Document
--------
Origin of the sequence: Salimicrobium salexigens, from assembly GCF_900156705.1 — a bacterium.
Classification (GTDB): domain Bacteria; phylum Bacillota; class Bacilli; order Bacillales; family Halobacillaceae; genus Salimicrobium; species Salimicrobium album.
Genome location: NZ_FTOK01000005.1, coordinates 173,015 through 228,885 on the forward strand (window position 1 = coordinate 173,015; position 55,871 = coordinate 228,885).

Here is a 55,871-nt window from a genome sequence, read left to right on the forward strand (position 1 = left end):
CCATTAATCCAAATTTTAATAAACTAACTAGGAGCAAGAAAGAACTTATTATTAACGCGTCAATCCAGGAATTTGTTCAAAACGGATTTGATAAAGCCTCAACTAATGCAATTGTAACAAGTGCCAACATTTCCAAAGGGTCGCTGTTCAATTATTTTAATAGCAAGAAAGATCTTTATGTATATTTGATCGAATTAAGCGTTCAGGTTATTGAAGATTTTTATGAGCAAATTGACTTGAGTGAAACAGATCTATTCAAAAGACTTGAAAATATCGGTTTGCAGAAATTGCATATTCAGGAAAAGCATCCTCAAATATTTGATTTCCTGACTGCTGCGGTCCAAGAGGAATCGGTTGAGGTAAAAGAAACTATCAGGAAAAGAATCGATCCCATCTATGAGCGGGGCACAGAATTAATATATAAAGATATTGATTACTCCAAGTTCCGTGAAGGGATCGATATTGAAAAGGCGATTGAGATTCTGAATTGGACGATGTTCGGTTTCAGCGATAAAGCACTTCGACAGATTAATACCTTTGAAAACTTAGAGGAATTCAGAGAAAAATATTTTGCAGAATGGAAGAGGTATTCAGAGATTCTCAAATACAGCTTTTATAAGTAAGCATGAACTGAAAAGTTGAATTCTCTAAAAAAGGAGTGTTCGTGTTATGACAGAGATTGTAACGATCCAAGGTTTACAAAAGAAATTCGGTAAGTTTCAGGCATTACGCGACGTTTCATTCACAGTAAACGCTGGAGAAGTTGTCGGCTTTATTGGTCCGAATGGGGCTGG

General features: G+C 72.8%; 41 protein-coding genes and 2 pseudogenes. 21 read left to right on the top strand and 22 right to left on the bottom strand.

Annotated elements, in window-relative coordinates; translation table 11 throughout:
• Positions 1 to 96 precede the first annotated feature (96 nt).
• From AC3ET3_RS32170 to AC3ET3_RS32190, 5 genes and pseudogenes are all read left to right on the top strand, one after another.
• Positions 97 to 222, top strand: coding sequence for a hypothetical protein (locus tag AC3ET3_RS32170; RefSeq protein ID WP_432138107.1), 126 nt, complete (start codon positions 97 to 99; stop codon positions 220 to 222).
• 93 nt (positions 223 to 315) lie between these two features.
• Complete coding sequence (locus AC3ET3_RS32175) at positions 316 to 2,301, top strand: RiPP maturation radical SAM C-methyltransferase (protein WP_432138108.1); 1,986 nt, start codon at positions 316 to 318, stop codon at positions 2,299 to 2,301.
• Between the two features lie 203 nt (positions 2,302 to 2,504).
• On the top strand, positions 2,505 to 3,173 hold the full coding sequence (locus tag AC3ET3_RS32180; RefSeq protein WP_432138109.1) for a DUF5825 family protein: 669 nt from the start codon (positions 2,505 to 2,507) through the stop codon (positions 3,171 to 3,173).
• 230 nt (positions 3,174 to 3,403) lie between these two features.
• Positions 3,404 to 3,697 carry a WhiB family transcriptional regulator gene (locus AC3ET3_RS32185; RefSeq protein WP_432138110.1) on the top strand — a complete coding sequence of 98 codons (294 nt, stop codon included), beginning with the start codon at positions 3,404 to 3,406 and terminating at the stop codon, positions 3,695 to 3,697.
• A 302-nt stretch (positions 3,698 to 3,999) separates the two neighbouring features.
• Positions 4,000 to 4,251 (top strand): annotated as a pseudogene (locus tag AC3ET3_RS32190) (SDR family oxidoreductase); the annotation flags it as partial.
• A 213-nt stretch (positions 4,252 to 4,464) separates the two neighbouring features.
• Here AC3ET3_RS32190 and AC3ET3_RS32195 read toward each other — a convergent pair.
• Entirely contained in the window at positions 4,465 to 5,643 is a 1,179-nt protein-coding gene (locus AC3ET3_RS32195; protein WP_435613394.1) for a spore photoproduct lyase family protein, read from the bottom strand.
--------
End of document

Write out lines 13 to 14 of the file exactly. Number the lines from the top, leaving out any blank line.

• Between the two features lie 203 nt (positions 2,302 to 2,504).
• On the top strand, positions 2,505 to 3,173 hold the full coding sequence (locus tag AC3ET3_RS32180; RefSeq protein WP_432138109.1) for a DUF5825 family protein: 669 nt from the start codon (positions 2,505 to 2,507) through the stop codon (positions 3,171 to 3,173).